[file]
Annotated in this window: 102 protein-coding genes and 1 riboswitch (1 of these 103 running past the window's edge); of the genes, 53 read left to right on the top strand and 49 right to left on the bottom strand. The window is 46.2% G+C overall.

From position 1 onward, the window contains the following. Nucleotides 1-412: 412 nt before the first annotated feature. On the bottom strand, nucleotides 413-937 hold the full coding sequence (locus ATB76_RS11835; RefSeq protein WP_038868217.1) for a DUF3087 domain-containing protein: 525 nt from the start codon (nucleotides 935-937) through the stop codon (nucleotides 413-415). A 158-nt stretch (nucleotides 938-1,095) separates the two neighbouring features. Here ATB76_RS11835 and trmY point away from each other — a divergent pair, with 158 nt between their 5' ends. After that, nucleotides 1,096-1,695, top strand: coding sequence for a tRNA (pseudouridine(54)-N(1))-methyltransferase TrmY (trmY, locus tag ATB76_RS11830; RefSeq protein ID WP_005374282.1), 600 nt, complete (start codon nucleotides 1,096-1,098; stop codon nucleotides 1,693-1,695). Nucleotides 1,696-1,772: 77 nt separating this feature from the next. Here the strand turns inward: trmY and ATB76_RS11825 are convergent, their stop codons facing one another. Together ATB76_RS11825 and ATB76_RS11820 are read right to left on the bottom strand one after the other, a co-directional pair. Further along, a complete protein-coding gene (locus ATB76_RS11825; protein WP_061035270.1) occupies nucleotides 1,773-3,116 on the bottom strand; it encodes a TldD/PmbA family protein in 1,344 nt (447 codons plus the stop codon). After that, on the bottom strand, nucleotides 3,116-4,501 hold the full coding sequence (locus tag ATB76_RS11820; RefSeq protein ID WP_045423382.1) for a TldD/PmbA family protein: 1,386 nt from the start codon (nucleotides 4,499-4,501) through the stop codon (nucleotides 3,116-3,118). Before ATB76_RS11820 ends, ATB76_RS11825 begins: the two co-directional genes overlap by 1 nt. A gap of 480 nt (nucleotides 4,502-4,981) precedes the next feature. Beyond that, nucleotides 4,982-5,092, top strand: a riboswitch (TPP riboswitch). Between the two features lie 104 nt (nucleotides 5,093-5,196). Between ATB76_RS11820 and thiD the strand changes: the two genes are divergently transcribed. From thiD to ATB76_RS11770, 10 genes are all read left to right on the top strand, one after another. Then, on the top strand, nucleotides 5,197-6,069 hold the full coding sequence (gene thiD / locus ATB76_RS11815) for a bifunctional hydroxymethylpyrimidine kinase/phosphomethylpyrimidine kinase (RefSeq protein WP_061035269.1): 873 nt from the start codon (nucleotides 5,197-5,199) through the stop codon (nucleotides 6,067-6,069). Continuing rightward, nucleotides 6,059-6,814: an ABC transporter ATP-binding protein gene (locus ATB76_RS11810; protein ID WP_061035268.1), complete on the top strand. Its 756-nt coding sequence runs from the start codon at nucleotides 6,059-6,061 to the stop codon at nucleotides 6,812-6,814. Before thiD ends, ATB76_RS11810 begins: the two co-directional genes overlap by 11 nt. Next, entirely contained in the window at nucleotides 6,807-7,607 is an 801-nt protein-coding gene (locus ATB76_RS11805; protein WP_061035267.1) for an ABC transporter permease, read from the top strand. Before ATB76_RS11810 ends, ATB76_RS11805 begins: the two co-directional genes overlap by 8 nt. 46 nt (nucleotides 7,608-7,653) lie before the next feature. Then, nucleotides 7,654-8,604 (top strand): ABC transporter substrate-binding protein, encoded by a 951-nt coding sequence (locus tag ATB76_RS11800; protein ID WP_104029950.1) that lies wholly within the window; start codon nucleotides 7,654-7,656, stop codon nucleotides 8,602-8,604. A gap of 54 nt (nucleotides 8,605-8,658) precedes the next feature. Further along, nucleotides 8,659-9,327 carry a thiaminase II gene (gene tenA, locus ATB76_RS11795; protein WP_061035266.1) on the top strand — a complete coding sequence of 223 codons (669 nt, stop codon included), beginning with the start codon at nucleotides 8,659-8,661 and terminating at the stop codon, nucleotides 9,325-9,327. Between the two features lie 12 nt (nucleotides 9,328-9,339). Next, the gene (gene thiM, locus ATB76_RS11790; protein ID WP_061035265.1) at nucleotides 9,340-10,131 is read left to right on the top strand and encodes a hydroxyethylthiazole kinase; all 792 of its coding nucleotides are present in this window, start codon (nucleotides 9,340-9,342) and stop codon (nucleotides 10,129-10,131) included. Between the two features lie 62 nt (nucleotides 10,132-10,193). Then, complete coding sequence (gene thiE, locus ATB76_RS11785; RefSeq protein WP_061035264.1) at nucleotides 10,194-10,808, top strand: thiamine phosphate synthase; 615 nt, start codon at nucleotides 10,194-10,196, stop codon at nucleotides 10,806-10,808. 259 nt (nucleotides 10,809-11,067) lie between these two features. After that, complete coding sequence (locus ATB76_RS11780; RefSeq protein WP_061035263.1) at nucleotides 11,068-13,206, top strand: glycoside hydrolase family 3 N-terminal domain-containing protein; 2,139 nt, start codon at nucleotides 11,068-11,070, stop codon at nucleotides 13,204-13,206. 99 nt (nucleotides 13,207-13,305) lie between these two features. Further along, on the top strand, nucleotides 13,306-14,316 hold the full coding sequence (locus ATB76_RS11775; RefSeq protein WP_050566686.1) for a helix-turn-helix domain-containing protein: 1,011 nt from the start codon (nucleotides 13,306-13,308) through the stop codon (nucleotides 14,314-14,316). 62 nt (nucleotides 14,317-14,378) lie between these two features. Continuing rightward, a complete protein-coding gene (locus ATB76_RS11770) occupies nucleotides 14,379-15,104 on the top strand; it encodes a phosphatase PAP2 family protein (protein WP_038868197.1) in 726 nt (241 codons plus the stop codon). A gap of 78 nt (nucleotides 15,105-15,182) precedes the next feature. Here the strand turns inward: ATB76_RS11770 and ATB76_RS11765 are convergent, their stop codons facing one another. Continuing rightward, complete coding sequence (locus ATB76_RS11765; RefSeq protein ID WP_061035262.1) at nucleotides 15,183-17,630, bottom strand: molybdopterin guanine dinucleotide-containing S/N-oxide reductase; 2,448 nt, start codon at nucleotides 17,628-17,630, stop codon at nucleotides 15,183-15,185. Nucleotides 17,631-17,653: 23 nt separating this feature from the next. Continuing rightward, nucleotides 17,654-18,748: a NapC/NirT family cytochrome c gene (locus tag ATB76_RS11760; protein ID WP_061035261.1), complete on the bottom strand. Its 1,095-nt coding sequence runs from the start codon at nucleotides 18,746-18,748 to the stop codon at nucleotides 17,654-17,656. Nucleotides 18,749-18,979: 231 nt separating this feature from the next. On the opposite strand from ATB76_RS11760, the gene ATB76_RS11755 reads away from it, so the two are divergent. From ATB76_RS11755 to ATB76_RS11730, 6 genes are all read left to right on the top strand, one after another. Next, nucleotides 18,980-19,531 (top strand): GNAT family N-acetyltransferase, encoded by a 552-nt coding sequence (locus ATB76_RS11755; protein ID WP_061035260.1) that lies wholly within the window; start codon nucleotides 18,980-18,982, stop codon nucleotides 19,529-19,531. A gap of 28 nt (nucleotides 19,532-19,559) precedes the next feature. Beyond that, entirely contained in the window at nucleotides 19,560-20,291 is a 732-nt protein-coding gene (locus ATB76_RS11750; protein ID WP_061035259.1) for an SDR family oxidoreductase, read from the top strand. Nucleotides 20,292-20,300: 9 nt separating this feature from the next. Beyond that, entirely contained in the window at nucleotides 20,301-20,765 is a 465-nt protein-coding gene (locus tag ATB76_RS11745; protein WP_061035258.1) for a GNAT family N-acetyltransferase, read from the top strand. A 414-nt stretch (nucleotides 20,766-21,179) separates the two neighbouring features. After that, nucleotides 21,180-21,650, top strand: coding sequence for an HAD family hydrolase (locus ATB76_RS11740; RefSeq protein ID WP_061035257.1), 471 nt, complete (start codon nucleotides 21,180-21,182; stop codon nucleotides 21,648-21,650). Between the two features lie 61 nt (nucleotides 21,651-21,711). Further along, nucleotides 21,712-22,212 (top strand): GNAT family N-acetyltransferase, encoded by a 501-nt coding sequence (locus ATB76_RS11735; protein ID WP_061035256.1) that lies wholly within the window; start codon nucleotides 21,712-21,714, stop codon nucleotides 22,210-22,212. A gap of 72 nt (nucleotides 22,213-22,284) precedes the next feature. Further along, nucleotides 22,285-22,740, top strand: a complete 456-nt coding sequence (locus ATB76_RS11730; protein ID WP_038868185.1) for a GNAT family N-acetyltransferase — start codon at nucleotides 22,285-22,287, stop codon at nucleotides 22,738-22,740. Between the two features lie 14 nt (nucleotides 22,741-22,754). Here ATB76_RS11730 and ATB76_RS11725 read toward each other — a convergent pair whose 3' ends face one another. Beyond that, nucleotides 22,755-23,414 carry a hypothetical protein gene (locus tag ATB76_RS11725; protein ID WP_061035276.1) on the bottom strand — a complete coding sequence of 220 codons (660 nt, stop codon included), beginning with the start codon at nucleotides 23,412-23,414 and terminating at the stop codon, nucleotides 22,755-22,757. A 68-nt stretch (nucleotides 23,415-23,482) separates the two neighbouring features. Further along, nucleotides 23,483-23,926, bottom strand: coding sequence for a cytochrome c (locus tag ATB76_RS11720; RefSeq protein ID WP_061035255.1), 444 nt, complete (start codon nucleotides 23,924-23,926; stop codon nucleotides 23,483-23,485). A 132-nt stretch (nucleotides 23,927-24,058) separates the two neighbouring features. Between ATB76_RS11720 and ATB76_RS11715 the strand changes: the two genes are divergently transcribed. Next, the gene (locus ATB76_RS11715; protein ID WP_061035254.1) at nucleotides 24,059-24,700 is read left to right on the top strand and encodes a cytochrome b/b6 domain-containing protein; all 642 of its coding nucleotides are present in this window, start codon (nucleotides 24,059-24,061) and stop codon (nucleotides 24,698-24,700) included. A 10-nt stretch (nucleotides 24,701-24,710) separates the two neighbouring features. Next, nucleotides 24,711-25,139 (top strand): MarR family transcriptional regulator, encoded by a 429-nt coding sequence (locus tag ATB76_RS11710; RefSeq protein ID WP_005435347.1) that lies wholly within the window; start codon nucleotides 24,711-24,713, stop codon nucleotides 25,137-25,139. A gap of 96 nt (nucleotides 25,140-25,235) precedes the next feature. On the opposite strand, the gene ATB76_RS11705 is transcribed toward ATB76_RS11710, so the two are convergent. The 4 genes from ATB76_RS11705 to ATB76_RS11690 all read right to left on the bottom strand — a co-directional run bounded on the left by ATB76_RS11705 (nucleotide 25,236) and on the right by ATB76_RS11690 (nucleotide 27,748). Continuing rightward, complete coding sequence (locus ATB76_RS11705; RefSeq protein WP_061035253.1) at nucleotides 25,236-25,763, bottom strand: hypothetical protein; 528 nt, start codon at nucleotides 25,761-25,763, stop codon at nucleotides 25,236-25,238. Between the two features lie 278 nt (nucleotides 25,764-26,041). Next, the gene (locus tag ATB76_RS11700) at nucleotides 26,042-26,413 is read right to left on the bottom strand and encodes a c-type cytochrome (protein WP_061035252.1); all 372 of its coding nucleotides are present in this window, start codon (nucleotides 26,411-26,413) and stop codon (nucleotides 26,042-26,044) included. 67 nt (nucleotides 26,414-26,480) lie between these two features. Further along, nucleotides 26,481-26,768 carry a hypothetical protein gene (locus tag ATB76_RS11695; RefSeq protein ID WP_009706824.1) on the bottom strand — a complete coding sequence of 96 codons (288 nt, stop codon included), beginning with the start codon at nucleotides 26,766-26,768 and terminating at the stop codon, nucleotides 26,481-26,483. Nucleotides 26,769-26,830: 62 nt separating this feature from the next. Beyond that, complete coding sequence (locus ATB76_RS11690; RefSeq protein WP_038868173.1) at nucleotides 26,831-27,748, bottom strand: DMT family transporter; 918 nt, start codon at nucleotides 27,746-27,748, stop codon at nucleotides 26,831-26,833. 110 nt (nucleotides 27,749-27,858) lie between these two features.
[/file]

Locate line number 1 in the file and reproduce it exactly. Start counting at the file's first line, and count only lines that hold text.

Annotated in this window: 102 protein-coding genes and 1 riboswitch (1 of these 103 running past the window's edge); of the genes, 53 read left to right on the top strand and 49 right to left on the bottom strand. The window is 46.2% G+C overall.